• MI Abrams tank: $4 million • A-10 ‘Warthog’ anti-tank fighter: $9 million
• B-2 bomber: $2 billion SORTIES (and we’re flying 400-600 a day):
• F-16 round-trip: $ 5,900
• F/A-18 round-trip: $17,200
• B-2 bomber from Missouri to Serbia and back: $1.6 million
Aircraft carrier per day at sea: $2.8 million
• Navy Tomahawk missiles: $1 million each
• Air-launched cruise mis- siles: $2 million each
• Helifire missiles fired from Apache helicopters: $42,700 each
• HARM (high-speed anti-radiation missiles): $340,000 each
• Smart bombs, or bombs with electronic guidance: $50,000 each
• Laser-guided 2,000 lb. bomb dropped from F-117: $26,200 each
• Old-fashioned bomb with no guidance: $600 each ‘
Present military costs admitted to by the Pentagon total $37 mil- lion a day. This does not count the costs of dealing with the refugees, nor the costs of reserves being called up or of future ground troops to go in. Hell, for less than we’ve spent so far, we could have BOUGHT Kosovo-every inch of land and every building in the province!
Instead, we keep bombing, apparently under the theory that if brute force isn’t working it’s probably because we’re not using enough of it.
There was another way besides bombs. U.S. media, which have been shameless cheerleaders for NATO’s military action, ignored the vital democratic opposition to Milosevic throughout Yugoslavia prior to the bombing and he was in trouble politically. For months the opposition movement had been pleading for support, especially for underwriting independent television broadcasts which could have been beamed into Yugoslavia from Italy or elsewhere, revealing Milosevic as the inept and corrupt president he is. But Washington yawned and waved off the opportunity to back the democratic movement. A prominent, opposition journalist appeared as a guest on my Chat & Chew radio show and said that as soon as the bombing started, the democratic movement had no choice but to rally around the flag-just as happens here. NATO did Milosevic a political favor.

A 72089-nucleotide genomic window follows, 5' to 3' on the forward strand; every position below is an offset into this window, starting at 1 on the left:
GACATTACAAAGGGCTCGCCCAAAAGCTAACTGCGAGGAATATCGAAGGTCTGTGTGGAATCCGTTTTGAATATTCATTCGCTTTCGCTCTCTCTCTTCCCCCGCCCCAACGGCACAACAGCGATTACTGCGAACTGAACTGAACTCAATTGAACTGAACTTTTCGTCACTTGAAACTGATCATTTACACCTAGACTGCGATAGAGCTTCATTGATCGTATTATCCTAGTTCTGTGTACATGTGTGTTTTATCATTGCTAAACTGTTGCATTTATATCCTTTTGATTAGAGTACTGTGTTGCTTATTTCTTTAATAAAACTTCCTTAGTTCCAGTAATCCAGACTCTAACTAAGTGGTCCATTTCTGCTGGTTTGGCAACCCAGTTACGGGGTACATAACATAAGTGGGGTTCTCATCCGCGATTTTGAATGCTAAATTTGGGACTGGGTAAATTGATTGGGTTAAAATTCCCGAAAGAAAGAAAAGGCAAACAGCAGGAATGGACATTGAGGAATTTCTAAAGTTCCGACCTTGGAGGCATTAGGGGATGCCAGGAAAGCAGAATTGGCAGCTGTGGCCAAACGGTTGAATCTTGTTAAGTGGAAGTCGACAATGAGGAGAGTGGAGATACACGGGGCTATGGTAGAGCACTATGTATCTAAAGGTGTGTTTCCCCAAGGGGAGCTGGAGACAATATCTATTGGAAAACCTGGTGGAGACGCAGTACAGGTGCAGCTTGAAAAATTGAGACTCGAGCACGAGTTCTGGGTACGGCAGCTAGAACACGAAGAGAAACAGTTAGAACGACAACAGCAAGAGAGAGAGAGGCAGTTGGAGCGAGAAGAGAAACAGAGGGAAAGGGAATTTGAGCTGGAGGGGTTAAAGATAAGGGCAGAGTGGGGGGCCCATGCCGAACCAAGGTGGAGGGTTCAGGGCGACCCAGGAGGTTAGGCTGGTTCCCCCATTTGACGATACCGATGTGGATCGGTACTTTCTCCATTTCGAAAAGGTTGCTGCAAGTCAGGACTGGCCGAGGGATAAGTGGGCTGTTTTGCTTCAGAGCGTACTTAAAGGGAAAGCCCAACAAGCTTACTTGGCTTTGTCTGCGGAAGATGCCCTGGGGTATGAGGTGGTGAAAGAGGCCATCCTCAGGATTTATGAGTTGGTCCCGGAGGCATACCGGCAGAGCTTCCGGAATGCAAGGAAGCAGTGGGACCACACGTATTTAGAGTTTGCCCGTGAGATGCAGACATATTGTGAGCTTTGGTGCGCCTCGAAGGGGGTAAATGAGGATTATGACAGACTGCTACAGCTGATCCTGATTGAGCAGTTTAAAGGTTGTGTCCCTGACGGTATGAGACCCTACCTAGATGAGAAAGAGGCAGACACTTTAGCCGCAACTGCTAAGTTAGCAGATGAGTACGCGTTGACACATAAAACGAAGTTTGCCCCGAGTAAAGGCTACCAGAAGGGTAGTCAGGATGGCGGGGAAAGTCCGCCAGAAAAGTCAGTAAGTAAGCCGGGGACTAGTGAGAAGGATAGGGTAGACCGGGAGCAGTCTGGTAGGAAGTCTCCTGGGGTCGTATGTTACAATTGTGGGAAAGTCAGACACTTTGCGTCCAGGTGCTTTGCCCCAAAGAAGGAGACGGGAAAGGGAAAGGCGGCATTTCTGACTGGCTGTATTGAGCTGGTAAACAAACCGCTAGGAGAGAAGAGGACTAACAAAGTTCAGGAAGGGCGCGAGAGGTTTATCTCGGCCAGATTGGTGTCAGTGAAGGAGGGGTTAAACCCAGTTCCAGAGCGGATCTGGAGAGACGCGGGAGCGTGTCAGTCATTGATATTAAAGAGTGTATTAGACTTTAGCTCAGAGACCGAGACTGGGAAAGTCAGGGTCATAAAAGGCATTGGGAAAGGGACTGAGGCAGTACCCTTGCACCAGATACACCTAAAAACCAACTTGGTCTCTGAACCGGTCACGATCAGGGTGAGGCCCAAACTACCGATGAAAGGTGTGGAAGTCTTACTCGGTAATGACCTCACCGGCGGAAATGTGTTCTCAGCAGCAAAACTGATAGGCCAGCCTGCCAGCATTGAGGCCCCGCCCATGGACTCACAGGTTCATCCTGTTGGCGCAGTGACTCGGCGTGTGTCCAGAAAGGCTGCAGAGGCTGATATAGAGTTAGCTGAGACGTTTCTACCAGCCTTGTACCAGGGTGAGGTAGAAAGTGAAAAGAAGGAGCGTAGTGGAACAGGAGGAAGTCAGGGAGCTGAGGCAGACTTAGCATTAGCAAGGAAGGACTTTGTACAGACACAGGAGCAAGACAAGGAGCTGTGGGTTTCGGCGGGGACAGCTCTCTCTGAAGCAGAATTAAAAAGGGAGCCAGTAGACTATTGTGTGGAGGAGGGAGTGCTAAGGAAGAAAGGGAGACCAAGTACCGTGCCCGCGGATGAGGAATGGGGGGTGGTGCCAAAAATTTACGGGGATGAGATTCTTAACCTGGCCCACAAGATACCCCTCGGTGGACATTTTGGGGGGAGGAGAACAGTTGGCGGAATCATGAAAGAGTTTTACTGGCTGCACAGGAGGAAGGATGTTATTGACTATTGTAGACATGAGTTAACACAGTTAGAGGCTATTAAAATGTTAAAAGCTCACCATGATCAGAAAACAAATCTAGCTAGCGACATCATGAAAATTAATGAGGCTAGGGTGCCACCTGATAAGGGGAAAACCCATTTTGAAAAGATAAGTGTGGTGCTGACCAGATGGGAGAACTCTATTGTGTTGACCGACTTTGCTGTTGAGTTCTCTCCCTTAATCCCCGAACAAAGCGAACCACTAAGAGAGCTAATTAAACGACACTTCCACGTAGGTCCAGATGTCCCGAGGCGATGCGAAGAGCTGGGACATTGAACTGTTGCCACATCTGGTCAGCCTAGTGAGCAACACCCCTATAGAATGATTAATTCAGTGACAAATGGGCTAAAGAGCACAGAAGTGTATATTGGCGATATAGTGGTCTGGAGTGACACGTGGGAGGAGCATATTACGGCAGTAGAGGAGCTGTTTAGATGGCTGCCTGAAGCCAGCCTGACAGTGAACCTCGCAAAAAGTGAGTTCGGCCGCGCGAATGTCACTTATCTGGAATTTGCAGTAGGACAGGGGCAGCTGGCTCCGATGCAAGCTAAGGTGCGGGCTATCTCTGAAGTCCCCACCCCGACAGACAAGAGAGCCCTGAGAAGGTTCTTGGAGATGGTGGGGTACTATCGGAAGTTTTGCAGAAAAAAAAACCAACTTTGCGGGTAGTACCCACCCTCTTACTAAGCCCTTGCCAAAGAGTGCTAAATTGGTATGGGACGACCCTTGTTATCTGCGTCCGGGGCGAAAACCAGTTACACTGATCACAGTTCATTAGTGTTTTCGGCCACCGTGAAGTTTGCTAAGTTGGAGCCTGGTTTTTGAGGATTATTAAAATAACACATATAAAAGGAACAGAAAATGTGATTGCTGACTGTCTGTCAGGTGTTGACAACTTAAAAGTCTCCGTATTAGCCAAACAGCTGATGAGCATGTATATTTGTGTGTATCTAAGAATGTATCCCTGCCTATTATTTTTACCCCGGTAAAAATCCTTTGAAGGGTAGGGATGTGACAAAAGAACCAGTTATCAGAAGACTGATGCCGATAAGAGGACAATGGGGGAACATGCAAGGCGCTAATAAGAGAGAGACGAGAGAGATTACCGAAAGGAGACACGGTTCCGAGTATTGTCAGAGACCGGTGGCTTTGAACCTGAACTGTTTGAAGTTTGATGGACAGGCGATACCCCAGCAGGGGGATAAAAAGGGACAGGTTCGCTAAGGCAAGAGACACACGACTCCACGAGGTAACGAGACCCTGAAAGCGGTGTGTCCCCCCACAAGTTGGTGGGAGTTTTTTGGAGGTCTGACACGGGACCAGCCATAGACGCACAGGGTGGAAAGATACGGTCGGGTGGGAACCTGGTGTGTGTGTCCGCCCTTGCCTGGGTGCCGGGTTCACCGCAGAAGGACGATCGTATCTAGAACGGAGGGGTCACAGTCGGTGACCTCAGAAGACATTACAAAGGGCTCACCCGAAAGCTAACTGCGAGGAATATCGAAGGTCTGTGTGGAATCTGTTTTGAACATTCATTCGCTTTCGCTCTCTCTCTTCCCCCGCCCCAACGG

Winners and losers
Obviously, the Kosovars are the big losers in this war, but the Serbian people of Yugoslavia are suffering, too, the adjoining Balkan nations with delicate ethnic balances are destabilized, our national reputation is sullied all over the world, both Russia and China are chapped, the UN has lost more of what little face it had left, NATO is a laughingstock, and we Americans are divided by another undeclared, unexplained, and costly war.
But one group is a clear winner: War Profiteers. The stock prices of Pentagon contractors are exploding with every direct hit of their whiz-bang arsenals.
Raytheon (maker of the Tomahawk, AMRAAM, and Maverick missiles) has seen its stock shoot up by 30% since NATO’s assault began.
Texas Instruments (maker of HARM missile and ISOWs-loint Standoff Weapons) has had a 17% stock-price increase during the bombing. Textron (maker of the CBU-97 Sensor Fuzed bombs) has enjoyed a 24% jump;
Northrop Grumman (maker of the B-2 Stealth bomber and the A-10 fight- er) is up 10%. And Boeing (maker of the B-1 and B-52 bombers, Apache helicopter, and the cruise missile) has had a 26% increase.
One Wall Street analyst gushed, ‘This is not just a flash in the pan. Kosovo is just the catalyst. We’re going to keep seeing money flow- ing into defense stocks.’
All that free time on CNN
Two big factors are at work here. One, with thousands of sorties, missiles fired and bombs dropped, the West’s inventory of those million-dollar Tomahawks, $340,000 HARMS, and so forth is being depleted-and Wall Street knows that Washington will move billions more of our tax dollars into the pockets of defense contractors to replenish the inventory. As Paytheon boss Dan Burnham told the Wall Street Joumal: “Kosovo underscores . . . that we need to get to $60 billion [a yearl in weapons outlays”
The second factor is the ‘buzz’ of the action worldwide. CNN broadcasts the thrill of each cruise missile plowing into targets . . . and every dictator in the world sits there with eyes wide and a big smile on his face, thinking ‘Let’s call Raytheon first thing tomorrow morning.” The televised war is free advertising for the merchants of war-as USA Today trilled: ‘The USAs defense equipment, such as the satellite-guided smart bombs, has stolen the international spot- light . . . . That could mean increased foreign interest in U.S. military equipment.”
If you wanted a snapshot of who gains from NATO’s bombings, check the videotapes from NATO’s 50th birthday bash in Washington in April. In the shadowy corners of the reception rooms you’ll see the executives and lobbyists of America’s arms merchants, smiling like cats with their whiskers full of feathers. They were the official ‘hosts” of NATO’s birthday party: Boeing, DaimierChrysler, GM, Honeywell, Microsoft, Motorola, Northrop Grumman, Raytheon, TRW, United Technologies, and others-each one having paid up to $250,000 to sponsor the event … and to mix with the government honchos who buy their products and make the decisions about going to war.